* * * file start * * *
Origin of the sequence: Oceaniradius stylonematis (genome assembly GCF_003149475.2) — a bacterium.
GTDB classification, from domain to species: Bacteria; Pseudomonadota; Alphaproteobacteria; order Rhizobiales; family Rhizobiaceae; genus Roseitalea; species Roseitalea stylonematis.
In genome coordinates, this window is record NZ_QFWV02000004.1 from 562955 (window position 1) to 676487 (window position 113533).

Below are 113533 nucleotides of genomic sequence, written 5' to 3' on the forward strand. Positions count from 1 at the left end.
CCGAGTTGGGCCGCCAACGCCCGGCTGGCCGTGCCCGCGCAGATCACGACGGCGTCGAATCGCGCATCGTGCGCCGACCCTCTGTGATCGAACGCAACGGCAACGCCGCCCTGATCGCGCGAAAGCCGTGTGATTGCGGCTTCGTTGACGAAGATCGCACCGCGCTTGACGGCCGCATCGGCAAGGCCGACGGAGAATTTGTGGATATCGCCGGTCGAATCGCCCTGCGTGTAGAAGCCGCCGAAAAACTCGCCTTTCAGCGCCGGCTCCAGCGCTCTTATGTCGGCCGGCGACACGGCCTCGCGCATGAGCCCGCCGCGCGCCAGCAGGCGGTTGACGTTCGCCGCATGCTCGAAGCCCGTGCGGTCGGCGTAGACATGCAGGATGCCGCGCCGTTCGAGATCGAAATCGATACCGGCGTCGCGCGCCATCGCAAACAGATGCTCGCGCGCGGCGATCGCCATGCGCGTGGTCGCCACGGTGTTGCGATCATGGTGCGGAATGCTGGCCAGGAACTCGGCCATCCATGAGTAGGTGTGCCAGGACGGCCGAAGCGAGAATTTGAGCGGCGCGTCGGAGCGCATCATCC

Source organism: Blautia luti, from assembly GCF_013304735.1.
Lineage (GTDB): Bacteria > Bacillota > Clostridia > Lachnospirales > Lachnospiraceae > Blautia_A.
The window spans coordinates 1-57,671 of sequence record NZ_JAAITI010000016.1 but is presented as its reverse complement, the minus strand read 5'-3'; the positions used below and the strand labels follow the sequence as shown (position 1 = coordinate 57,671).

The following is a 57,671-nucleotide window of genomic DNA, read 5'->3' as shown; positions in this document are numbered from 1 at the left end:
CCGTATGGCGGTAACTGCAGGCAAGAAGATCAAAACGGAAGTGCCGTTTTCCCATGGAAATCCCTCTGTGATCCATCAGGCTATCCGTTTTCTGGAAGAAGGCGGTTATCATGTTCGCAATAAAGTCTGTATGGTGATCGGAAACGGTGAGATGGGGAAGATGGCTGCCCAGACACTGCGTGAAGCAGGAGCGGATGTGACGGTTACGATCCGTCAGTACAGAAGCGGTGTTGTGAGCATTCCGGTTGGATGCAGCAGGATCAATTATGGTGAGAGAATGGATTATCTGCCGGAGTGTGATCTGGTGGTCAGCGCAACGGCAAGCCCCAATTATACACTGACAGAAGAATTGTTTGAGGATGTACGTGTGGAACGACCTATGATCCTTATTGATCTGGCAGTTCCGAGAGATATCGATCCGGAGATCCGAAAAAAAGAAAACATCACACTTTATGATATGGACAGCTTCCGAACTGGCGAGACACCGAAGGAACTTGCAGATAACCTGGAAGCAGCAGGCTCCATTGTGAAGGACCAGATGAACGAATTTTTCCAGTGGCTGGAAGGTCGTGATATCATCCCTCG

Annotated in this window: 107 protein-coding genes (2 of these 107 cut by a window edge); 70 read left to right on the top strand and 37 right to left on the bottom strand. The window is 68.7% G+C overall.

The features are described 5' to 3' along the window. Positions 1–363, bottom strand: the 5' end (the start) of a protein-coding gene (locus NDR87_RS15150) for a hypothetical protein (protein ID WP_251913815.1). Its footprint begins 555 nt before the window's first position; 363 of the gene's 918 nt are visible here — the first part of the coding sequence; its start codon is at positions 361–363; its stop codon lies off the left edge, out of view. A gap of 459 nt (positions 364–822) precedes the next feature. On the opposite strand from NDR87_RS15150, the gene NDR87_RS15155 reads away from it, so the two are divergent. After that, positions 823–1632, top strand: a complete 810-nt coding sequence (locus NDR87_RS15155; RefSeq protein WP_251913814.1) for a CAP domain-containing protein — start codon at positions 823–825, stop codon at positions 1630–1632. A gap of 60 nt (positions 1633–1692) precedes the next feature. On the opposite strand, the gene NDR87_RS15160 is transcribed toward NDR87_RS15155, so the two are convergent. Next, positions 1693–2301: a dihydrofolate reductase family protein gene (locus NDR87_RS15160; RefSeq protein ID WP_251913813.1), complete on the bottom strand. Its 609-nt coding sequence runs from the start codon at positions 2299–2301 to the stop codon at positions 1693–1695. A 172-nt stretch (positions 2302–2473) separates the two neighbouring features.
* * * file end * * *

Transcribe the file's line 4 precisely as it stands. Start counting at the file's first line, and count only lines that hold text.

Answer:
Below are 113533 nucleotides of genomic sequence, written 5' to 3' on the forward strand. Positions count from 1 at the left end.